My soft spot for fearful dogs started way back with Jake, the beautiful Doberman who started it all. He was under socialized and thrown into a world that he was not comfortable with. My girl Tilley came to me a meek little thing and I only found out later that she was fearful. Sometimes called "shy" these dogs can display their fear in many forms. The range of behavior can go from standoffish to a display of aggression. But a truly fearful dog does not display unless provoked meaning that they don't run out and growl at people for no reason, they don't approach people. Their behavior displya is a response to an approach to them.
A very good example of this is my boy Luke, he is a confident guy who rarely has his tail down but all that changes when we go to the vets. Luke turns into a true Cujo at the vets, so much so that they have asked me to put a muzzle on him(which I do not do). He growls at anything and everything that moves whether it is an animal or person and he tries his hardest to sound very scary. I do not put a muzzle on him because this would only worsen the problem. Once in the examining room and much explanation they are convinced that he will not bite. He has no intention of biting but only to keep them at a distance. This is his response to a fearful situation, keep them away and everything will be fine.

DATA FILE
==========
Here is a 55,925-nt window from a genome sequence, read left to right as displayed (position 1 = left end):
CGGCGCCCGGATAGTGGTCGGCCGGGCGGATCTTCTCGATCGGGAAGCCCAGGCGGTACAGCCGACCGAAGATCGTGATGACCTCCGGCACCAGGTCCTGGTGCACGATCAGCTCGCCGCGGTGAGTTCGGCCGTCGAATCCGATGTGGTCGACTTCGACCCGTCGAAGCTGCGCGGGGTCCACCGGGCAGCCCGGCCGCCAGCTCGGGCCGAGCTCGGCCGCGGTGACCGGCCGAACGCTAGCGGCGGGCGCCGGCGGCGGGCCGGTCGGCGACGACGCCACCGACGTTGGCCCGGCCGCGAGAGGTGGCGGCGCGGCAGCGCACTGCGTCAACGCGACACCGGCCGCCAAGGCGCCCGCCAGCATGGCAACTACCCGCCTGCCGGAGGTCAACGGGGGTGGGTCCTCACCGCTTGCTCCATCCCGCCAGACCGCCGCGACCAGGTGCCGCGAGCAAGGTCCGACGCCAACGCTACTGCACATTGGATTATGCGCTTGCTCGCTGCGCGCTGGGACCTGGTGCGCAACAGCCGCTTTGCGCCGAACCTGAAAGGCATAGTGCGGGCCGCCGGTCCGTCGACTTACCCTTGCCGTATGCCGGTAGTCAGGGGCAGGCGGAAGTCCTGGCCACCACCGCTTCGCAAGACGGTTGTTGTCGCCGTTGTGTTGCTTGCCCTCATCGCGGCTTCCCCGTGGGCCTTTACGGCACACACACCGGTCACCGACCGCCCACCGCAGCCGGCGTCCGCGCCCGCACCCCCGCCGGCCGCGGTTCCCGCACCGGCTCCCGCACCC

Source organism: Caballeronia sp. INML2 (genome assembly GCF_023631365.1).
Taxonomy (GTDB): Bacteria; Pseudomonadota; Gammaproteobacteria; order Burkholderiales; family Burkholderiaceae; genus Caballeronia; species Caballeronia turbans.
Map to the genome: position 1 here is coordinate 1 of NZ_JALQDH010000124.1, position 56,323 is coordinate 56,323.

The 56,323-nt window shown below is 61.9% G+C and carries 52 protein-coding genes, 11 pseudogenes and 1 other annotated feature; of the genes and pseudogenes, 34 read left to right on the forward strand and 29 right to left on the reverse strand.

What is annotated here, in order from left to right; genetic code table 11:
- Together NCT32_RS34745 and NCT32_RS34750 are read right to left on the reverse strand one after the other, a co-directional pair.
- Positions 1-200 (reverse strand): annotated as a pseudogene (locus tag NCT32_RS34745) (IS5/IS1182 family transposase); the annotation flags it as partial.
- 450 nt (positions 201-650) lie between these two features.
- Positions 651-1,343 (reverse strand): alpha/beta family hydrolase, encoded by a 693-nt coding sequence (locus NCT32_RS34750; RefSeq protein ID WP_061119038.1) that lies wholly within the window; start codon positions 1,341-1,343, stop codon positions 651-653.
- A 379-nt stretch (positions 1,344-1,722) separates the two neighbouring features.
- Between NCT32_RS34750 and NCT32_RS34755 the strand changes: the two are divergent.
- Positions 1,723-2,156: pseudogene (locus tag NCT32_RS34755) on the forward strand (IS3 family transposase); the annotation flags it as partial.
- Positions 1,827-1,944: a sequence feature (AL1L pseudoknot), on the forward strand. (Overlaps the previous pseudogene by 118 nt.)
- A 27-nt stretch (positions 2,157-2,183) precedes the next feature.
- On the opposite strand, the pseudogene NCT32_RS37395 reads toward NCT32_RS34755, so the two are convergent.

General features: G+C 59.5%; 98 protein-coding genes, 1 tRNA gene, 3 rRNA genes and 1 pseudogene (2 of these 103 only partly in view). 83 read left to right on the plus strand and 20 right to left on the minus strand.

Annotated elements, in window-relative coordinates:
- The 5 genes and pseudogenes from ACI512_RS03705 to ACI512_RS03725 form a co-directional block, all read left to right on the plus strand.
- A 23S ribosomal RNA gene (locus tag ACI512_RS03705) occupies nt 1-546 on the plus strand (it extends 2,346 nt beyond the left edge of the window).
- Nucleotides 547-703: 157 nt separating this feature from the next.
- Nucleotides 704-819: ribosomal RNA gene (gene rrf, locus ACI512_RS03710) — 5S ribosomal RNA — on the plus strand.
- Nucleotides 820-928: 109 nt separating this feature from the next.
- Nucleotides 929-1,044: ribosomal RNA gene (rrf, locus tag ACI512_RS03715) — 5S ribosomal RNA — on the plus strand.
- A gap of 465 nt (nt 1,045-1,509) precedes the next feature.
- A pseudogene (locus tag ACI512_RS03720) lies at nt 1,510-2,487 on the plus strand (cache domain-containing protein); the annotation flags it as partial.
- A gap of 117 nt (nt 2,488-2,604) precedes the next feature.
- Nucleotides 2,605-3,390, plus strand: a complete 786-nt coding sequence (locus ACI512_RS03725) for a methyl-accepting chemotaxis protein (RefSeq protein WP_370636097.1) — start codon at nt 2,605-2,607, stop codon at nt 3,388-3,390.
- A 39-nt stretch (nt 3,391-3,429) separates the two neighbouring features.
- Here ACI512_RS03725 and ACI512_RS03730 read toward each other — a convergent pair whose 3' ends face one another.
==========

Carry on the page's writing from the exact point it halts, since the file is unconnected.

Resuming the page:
When I meet a dog that is obviously fearful I react immediately attempting to calm their fears. Not by talking to them or trying to reassure them but ignoring them. This is the only way to help a fearful dog. As I have said before our dogs watch us and learn from us so if your dog reacts fearful you must calm yourself and act like whatever the scary thing is, is no big deal. By trying to calm them through petting or verbal reassurance you only make matters worse.
Your response to someone elses dog who is fearful should be the same. Make like you are not there, if you just walked into someones home and the dog is barking and backing up, they are fearful. Do not give the dog eye contact, eye contact is the most important factor. Turn your body sideways to seem less threatening. A full frontal approach is a dominant behavior and not good with fearful dogs.
And one of the most essential ingredients to helping a fearful dog is patience. You cannot get mad at a fearful dog, this makes matters worse as well. Whatever their fear, whether it be a logical fear or not it is a real fear to them and you need to be patient and understanding.
My Tilley came to me with quite a fear of men, she would lurk around the back of the room growling when a man came into our home. Now through patience and exposure she will seek men out over women, it is quite obvious.